Please update your browser.

It looks like you are using an old version of the Microsoft Edge browser. To get the best experience with the Busch website, please update your browser.


Source: © - joephotographer.

Pre-cooling lettuces reliably, thanks to cutting-edge vacuum technology

Heekeren GbR

Vacuum cooling for vegetables and leafy greens directly after harvesting is a common approach to quickly and reliably cool these foodstuffs, and thus guarantee high-quality products over an extended storage period.

To achieve proper cooling, the company Heekeren GbR has first started using the modern COBRA PLUS screw vacuum pump from Busch Vacuum Solutions to pre-cool iceberg lettuce.

The benefits of this technology are manifold:
The vacuum pump is frequency-controlled, enabling its output to be adjusted to actual demand, as well as reducing cooling times and energy consumption. Thanks to its oil-free operation, any water vapor suctioned into the vacuum pump cannot mix with the oil – which has an exceptionally positive effect on the required maintenance effort.

About Heekeren GbR

Jörg Heekeren developed his business to specialize in the cultivation of iceberg lettuce.

In the space of one season, the company produces over 10 million heads of iceberg lettuce. It also cultivates other varieties of lettuce, including romaine. The majority of the lettuces are sold wholesale within Germany and eventually make their way to shoppers via discount stores and supermarket chains.

Vacuum drying process

To guarantee the longest possible shelf life without any losses in quality, Jörg Heekeren has been relying on vacuum cooling for eight years already. As soon as they are harvested, the lettuces are put in crates, which are then placed on pallets and transported to the vacuum chamber (Fig. 1).
The vacuum chamber is designed to hold eleven europallets stacked with lettuce crates, reaching a total height of almost three meters.

Once loading via a roller conveyor is complete, the chamber is closed and vacuum is applied. This means that the air is suctioned out of the chamber. Due to the vacuum, any moisture in and on the lettuce starts to evaporate and is extracted from the chamber as water vapor. Because the water's aggregate state changes from liquid to gas, heat is removed from it, thus cooling the lettuce.

Depending on the external temperature and quantity, this process lasts between 20 and 35 minutes. The benefit of this method is that, apart from quickly cooling the lettuces to 3° Celsius, it cools them from the inside out, which speeds up the process once again. What’s more, less moisture is lost than in conventional air cooling.

After the required cooling temperature is reached, the vacuum chamber is ventilated, the lettuce is removed and then transported to a refrigerated warehouse for interim storage. The challenge for the vacuum technology here is that water vapor is also suctioned out of the vacuum chamber along with the air. For this reason, the mixture of air and water vapor is fed through a cold trap upstream from the vacuum pump. Here the air is cooled, condensing out the water vapor (Fig. 2).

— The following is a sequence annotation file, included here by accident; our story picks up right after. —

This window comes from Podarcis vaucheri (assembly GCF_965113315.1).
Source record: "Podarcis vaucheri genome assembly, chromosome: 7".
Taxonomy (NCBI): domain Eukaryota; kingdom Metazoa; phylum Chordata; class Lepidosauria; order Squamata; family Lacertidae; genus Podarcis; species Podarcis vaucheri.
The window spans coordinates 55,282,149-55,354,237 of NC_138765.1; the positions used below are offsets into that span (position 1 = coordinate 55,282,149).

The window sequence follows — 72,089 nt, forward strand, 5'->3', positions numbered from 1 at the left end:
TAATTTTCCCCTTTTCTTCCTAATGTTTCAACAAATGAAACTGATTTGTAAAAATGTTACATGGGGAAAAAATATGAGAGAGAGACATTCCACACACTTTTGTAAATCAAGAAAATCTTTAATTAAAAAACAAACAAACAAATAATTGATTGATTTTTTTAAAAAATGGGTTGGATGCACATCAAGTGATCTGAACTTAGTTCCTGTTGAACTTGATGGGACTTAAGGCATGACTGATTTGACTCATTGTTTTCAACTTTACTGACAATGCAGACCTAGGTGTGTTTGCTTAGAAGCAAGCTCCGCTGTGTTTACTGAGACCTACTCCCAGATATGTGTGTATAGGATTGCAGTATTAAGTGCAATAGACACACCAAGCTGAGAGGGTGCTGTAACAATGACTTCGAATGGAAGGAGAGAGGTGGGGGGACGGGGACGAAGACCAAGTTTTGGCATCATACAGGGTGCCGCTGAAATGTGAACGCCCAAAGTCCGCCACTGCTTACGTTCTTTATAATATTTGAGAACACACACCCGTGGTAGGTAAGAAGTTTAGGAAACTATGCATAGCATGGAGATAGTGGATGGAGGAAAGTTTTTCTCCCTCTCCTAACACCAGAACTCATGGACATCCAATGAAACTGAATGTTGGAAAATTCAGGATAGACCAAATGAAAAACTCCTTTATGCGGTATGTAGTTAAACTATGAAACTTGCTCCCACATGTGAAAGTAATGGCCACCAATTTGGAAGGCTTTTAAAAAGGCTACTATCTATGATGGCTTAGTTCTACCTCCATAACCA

The aim of this process is to ensure that no water vapor makes its way into the downstream vacuum pump. Given the size of the vacuum chamber at Heekeren, three parallel oil-lubricated rotary vane vacuum pumps were connected. With this setup, any water vapor that was not fully condensed out via the cold traps led to problems, as some of the water would mix together with the operating fluid oil in the vacuum pumps. As a result, more maintenance effort was needed due to oil and filter changes.

Process improvement

In view of these circumstances, Jörg Heekeren was looking for a way to improve his system. Working together with the supplier of the vacuum cooling system and Busch Vacuum Solutions, he found a solution.

At the start of the harvesting season in April, a COBRA PLUS screw vacuum pump was installed so that it could be tested throughout the entire lettuce season. Because this type of vacuum pump does not require any oil lubrication in the compression chamber, there were no problems with water vapor.

The COBRA PLUS ran for the entire season until the end of October without any disruptions. No maintenance work was needed. As such, there were no costs incurred by maintenance work or wearing parts.

Benefits of frequency-control

Since the COBRA PLUS is frequency-controlled, it adapts its pumping speed to actual demand. This means that, at the beginning of the vacuum chamber's evacuation phase, when as much air as possible needs to be quickly extracted, the motor runs at a high rotational speed. Once the pressure in the chamber drops, the vacuum pump automatically reduces its speed. This has the benefit that less energy is consumed than with an unregulated motor, which runs at full speed more or less the entire time.
Less energy is consumed than with an unregulated motor, which runs at full speed more or less the entire time.
At 50 Hertz with a nominal motor rating of 18.5 kilowatts, the COBRA PLUS needs less power than the rotary vane vacuum pump, which was driven by an unregulated 22-kilowatt motor.

Control for the COBRA PLUS is connected to the overall system control. Once the operator has pressed the start button, the entire cooling process is completely automatic.

Thanks to the demand-driven control, it was also possible to reduce cooling times. This means that the capacity of the vacuum cooling system was increased.

For Jörg Heekeren, the COBRA PLUS is the ideal vacuum pump for guaranteeing a long shelf and storage life for his lettuces, without any losses in quality.